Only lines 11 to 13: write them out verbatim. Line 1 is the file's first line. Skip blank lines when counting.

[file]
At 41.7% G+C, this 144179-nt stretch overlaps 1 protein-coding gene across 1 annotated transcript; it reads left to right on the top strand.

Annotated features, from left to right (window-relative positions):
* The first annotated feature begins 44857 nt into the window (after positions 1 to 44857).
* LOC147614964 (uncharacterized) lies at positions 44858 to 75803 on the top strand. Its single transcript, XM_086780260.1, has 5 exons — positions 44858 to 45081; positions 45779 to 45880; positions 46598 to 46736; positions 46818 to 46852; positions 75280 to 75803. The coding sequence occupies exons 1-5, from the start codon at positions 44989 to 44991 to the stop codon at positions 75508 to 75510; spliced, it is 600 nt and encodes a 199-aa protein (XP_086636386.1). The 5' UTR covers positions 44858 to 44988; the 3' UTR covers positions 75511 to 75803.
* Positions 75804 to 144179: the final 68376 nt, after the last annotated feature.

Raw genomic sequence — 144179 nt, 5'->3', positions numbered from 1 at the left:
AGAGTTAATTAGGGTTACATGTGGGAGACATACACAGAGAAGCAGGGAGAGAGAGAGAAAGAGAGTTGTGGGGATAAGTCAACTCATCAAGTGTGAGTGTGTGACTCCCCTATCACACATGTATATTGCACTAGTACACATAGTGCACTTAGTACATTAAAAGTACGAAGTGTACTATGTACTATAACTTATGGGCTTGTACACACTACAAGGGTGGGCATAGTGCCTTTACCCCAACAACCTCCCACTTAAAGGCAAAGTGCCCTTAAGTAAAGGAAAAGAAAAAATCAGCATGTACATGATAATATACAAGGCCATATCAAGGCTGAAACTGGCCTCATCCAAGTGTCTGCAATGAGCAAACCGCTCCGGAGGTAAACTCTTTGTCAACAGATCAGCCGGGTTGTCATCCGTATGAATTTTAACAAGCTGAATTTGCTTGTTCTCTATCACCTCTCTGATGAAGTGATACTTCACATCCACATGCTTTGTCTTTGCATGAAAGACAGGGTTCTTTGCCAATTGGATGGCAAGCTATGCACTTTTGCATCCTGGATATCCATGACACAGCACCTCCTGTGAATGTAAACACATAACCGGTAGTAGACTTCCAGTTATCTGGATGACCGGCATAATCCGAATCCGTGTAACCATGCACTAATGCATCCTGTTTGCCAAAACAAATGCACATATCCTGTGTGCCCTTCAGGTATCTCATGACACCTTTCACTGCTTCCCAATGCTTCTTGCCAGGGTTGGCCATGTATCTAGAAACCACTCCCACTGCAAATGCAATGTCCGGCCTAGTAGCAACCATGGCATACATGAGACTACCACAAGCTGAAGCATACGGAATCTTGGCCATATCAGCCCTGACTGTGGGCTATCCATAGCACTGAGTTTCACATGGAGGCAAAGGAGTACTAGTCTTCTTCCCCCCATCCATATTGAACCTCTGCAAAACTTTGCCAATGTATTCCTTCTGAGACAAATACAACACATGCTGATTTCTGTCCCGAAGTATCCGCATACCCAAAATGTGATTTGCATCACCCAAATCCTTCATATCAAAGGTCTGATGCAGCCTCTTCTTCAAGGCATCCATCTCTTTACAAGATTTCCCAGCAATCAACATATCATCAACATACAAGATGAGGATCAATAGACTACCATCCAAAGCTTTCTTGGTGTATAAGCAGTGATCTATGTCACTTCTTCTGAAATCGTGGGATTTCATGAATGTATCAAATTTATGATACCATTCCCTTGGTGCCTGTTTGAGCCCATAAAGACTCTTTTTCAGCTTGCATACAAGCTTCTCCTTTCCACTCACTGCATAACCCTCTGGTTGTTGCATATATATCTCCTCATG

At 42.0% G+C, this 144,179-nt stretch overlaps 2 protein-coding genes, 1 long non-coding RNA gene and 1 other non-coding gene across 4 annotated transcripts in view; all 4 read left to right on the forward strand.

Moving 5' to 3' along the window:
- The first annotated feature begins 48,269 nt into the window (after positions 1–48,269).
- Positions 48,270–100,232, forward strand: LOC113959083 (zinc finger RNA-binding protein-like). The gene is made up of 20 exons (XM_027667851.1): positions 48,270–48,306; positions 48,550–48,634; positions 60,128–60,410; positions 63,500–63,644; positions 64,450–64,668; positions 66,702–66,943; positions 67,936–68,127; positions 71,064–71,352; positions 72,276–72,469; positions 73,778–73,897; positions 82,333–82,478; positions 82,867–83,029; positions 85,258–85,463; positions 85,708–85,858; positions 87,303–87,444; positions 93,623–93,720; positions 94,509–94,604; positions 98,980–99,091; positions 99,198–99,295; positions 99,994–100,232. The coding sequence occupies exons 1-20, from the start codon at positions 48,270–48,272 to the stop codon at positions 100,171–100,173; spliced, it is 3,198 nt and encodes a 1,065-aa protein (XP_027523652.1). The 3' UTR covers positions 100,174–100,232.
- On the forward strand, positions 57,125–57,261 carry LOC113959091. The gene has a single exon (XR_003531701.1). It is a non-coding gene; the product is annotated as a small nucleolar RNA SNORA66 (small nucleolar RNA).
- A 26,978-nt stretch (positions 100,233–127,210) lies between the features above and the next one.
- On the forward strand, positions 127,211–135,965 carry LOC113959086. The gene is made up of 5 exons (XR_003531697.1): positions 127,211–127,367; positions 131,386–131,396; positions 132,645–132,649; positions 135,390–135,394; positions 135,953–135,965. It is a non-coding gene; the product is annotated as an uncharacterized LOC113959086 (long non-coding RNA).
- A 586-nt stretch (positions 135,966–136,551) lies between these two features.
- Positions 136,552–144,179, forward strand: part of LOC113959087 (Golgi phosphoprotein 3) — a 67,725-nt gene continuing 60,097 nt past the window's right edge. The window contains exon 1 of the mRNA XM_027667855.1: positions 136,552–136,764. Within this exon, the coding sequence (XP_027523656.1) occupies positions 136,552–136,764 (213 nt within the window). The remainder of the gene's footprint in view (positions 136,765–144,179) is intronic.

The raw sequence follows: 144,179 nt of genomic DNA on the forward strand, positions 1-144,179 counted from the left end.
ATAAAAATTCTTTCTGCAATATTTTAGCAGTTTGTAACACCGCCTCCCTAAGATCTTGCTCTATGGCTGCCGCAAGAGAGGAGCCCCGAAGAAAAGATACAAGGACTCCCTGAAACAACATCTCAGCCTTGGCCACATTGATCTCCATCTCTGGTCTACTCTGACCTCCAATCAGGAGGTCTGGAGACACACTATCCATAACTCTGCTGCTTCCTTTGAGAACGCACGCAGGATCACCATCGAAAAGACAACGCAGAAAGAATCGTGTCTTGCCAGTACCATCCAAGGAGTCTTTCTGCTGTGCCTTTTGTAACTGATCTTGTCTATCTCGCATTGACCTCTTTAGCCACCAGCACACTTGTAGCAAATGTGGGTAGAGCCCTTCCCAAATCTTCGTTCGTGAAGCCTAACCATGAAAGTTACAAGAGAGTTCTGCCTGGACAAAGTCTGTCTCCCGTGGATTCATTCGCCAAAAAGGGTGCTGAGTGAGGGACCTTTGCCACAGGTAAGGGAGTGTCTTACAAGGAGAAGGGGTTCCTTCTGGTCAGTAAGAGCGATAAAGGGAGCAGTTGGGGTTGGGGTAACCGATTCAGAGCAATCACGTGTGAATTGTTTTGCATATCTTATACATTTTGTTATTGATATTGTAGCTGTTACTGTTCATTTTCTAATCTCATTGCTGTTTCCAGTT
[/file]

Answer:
- Positions 48,270–100,232, forward strand: LOC113959083 (zinc finger RNA-binding protein-like). The gene is made up of 20 exons (XM_027667851.1): positions 48,270–48,306; positions 48,550–48,634; positions 60,128–60,410; positions 63,500–63,644; positions 64,450–64,668; positions 66,702–66,943; positions 67,936–68,127; positions 71,064–71,352; positions 72,276–72,469; positions 73,778–73,897; positions 82,333–82,478; positions 82,867–83,029; positions 85,258–85,463; positions 85,708–85,858; positions 87,303–87,444; positions 93,623–93,720; positions 94,509–94,604; positions 98,980–99,091; positions 99,198–99,295; positions 99,994–100,232. The coding sequence occupies exons 1-20, from the start codon at positions 48,270–48,272 to the stop codon at positions 100,171–100,173; spliced, it is 3,198 nt and encodes a 1,065-aa protein (XP_027523652.1). The 3' UTR covers positions 100,174–100,232.
- On the forward strand, positions 57,125–57,261 carry LOC113959091. The gene has a single exon (XR_003531701.1). It is a non-coding gene; the product is annotated as a small nucleolar RNA SNORA66 (small nucleolar RNA).
- A 26,978-nt stretch (positions 100,233–127,210) lies between the features above and the next one.